• Re: (Score:3, Funny)

      by fuzza (137953)

      It's like whoever designed the religious laws somehow knew about germ theory hundreds of years before anyone else.

      Indeed He did.

    • Epidemics have the side effect that the survivors, on the whole, are more resistant. Populations will soon breed back up to the level they were before, only this time you're starting from tougher stock.

      A few iterations of that and you've got a pretty awesome secret weapon to use against brown people (for suitably red values of brown) who are in your way.

      Perhaps community makes immunity?

      • by KDR_11k (778916)

        Except this breeding mostly happens in black Africa which exports mercenaries to the arab countries. Whoops, we killed the civilian population but the dictator's soldiers are immune...

  • Cue the fun.... (Score:3, Insightful)

    by RobinEggs (1453925) on Wednesday August 24, 2011 @12:54AM (#37187634)
    I absolutely love any story that gives self-righteous atheists an excuse to say, for the umpteenth time, that religion is categorically an evil, that organized religion is clinically insane, that religion has caused more suffering in human history than all biological and political causes combined, etc.

    Before you get started this time, how about you give it a rest? We understand your opinions, but most of us are agnostic if we even care one way or another; likewise most of us realize that religion inspires good as well as evil, and see no need to throw the baby out with the bath water. Most of all it just gets really fucking boring listening to your hate fest.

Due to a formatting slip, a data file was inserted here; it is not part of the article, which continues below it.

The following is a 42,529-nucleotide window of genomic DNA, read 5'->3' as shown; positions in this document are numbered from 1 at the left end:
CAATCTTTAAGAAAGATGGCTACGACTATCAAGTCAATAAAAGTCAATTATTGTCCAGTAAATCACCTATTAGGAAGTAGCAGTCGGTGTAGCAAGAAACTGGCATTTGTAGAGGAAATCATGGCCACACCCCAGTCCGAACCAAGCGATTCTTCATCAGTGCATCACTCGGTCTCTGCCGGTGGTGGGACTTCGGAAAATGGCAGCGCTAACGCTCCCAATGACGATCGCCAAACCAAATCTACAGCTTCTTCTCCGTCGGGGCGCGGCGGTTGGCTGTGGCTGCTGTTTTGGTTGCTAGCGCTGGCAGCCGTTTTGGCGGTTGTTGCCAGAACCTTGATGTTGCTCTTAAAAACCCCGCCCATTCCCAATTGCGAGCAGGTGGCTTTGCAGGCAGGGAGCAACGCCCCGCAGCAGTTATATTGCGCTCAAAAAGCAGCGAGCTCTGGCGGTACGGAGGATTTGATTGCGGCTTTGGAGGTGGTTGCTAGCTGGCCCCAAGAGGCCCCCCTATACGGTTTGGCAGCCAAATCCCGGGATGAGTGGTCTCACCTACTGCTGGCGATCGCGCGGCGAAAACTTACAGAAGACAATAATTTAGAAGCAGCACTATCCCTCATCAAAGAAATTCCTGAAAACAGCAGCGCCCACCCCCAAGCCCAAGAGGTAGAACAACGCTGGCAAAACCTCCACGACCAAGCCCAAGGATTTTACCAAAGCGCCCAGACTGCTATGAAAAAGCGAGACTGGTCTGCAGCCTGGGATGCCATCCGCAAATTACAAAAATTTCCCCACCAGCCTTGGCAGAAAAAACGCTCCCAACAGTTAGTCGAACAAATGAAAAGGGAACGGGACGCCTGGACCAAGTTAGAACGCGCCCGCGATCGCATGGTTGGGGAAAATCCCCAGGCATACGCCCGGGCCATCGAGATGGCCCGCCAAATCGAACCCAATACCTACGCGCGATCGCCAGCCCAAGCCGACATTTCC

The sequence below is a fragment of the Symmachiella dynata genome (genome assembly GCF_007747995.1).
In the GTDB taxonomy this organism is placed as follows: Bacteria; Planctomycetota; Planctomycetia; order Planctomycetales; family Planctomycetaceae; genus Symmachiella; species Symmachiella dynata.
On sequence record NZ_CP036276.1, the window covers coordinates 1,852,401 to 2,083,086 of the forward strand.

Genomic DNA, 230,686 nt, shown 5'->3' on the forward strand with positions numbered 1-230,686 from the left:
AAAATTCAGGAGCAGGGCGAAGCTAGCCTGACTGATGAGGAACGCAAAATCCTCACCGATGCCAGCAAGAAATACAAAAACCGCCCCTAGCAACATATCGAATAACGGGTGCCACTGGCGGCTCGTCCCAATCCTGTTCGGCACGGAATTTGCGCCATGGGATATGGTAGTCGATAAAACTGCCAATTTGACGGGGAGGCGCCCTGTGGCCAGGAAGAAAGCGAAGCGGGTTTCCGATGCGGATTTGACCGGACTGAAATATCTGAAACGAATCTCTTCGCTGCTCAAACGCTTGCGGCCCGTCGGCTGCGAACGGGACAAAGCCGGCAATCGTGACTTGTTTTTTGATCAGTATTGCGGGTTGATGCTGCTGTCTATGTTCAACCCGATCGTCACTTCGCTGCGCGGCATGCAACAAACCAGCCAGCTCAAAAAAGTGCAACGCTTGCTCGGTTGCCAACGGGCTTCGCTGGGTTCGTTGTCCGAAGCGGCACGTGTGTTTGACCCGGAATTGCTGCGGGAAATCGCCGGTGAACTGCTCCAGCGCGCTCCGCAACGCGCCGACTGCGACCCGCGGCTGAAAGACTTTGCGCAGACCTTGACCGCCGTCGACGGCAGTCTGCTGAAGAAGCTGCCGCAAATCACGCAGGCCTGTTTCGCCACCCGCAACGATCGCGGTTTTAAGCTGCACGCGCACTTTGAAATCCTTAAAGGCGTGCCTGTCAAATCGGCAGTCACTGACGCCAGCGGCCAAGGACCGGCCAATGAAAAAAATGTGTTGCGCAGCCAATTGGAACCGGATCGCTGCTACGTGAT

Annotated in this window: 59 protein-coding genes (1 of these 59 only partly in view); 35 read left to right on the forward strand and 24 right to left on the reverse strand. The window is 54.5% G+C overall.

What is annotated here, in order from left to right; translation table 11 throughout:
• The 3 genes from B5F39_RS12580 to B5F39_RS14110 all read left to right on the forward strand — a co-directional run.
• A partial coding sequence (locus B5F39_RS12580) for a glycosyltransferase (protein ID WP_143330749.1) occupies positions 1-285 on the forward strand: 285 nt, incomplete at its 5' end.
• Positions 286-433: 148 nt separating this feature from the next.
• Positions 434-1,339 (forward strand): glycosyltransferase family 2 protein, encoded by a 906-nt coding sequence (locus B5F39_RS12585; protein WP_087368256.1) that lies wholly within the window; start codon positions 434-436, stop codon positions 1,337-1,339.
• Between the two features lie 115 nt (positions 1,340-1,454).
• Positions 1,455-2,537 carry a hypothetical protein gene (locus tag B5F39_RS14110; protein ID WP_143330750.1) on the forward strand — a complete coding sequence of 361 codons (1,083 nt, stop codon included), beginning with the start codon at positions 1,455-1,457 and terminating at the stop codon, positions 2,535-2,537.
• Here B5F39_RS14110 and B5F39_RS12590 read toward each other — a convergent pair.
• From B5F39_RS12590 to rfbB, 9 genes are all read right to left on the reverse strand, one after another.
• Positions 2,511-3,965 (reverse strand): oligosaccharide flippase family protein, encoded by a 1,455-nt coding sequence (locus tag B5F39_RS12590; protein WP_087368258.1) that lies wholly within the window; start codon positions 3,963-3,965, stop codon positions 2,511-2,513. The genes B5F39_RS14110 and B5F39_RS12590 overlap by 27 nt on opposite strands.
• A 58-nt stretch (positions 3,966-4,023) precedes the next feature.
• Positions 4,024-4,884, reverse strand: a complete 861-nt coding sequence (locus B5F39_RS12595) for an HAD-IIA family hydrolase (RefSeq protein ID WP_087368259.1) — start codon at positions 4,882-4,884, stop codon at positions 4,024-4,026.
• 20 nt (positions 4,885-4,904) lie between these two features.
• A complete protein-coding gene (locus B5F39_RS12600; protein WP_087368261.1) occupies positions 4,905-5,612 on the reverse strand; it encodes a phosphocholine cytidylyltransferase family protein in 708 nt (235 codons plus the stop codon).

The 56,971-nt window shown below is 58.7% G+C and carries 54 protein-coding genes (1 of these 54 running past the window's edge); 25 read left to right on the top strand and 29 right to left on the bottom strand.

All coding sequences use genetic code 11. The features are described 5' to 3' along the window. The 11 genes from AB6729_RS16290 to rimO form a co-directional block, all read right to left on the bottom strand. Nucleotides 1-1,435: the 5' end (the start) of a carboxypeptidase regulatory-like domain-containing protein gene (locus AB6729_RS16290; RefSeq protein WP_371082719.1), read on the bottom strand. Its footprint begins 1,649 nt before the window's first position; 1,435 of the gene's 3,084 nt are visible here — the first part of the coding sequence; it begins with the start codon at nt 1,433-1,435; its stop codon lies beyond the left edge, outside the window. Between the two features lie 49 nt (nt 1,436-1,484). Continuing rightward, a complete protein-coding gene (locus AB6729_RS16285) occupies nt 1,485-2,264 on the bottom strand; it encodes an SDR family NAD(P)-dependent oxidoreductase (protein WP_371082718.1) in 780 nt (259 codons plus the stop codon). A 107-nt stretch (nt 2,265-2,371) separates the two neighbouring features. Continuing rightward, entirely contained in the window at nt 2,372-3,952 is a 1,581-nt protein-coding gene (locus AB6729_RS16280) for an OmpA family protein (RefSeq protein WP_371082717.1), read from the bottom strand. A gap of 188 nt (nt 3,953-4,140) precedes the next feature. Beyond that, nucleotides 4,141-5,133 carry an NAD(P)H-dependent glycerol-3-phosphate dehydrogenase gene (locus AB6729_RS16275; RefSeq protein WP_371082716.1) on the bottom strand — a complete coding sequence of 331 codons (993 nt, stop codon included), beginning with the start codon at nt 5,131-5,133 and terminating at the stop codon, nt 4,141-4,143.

You hate "religionists" and they hate you. The rest of us would rather you all shut the fuck up.
    • You hate "religionists" and they hate you. The rest of us would rather you all shut the fuck up.

      Can I get an amen from the non-hipster reasonable-atheists in the house? That's right, I'm talking to you, the people who don't go out of their way to be a-holes. Yup, that's right hipsters, everyone hates you and the fact that you hate everything else.

    • Re:Cue the fun.... (Score:5, Interesting)

      by Tim C (15259) on Wednesday August 24, 2011 @04:13AM (#37188664)
      I'm actually not that militant in my atheism; I believe the world would, on the whole, be a better place with less religion and more rationality, but I don't go on about it.

      However, religious people do go on about it. It's much more subtle that evangelism; how many times have you seen a character in a film, etc, thank god for something or pray? How many films are there based on the premise of there being a god, heaven, etc (vs how many based on the premise that there is no such thing)? How many religious symbols do you see in day to day life (from a cross around someone's neck to a church you travel past)? How often are religious figures or issues reported on in the news?